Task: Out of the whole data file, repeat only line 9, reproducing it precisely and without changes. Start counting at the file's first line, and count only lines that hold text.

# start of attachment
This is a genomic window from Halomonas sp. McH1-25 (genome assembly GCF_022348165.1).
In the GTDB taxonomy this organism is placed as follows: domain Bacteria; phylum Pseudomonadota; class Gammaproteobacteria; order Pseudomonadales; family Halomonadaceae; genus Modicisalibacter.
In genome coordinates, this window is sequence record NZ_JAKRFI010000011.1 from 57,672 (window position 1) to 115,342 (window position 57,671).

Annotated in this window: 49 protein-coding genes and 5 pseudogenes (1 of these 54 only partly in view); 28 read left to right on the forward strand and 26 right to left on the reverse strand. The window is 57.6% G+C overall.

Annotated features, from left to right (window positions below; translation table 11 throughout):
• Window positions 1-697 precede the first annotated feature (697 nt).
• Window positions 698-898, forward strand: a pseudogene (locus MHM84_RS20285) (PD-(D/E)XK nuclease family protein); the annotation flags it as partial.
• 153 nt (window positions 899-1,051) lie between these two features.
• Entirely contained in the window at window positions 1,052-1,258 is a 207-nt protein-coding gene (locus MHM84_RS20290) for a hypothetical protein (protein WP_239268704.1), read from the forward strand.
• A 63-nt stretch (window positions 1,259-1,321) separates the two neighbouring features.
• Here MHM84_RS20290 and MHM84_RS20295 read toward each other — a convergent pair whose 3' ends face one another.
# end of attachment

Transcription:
• Entirely contained in the window at window positions 1,052-1,258 is a 207-nt protein-coding gene (locus MHM84_RS20290) for a hypothetical protein (protein WP_239268704.1), read from the forward strand.